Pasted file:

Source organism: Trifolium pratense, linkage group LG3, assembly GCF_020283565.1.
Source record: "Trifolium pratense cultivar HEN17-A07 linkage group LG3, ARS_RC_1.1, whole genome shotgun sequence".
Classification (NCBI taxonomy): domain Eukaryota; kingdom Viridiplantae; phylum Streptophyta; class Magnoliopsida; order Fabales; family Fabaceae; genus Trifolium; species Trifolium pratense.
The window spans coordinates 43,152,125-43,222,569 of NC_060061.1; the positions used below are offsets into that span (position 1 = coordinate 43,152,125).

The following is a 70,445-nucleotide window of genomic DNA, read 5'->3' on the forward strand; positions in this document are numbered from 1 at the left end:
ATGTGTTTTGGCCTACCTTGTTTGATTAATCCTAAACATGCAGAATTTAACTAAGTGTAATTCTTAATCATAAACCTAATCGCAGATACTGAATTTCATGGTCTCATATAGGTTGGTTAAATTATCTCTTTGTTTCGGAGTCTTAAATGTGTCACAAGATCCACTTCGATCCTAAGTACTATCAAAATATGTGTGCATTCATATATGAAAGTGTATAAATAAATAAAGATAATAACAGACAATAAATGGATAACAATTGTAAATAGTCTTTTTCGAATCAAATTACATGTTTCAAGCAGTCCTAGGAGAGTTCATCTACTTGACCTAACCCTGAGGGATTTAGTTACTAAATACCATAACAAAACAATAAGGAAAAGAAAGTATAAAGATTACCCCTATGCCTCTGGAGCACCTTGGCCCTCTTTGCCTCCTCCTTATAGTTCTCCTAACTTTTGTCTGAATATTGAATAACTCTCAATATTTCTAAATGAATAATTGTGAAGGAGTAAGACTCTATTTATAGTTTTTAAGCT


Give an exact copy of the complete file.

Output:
Source organism: Trifolium pratense, linkage group LG3, assembly GCF_020283565.1.
Source record: "Trifolium pratense cultivar HEN17-A07 linkage group LG3, ARS_RC_1.1, whole genome shotgun sequence".
Classification (NCBI taxonomy): domain Eukaryota; kingdom Viridiplantae; phylum Streptophyta; class Magnoliopsida; order Fabales; family Fabaceae; genus Trifolium; species Trifolium pratense.
The window spans coordinates 43,152,125-43,222,569 of NC_060061.1; the positions used below are offsets into that span (position 1 = coordinate 43,152,125).

The following is a 70,445-nucleotide window of genomic DNA, read 5'->3' on the forward strand; positions in this document are numbered from 1 at the left end:
ATGTGTTTTGGCCTACCTTGTTTGATTAATCCTAAACATGCAGAATTTAACTAAGTGTAATTCTTAATCATAAACCTAATCGCAGATACTGAATTTCATGGTCTCATATAGGTTGGTTAAATTATCTCTTTGTTTCGGAGTCTTAAATGTGTCACAAGATCCACTTCGATCCTAAGTACTATCAAAATATGTGTGCATTCATATATGAAAGTGTATAAATAAATAAAGATAATAACAGACAATAAATGGATAACAATTGTAAATAGTCTTTTTCGAATCAAATTACATGTTTCAAGCAGTCCTAGGAGAGTTCATCTACTTGACCTAACCCTGAGGGATTTAGTTACTAAATACCATAACAAAACAATAAGGAAAAGAAAGTATAAAGATTACCCCTATGCCTCTGGAGCACCTTGGCCCTCTTTGCCTCCTCCTTATAGTTCTCCTAACTTTTGTCTGAATATTGAATAACTCTCAATATTTCTAAATGAATAATTGTGAAGGAGTAAGACTCTATTTATAGTTTTTAAGCT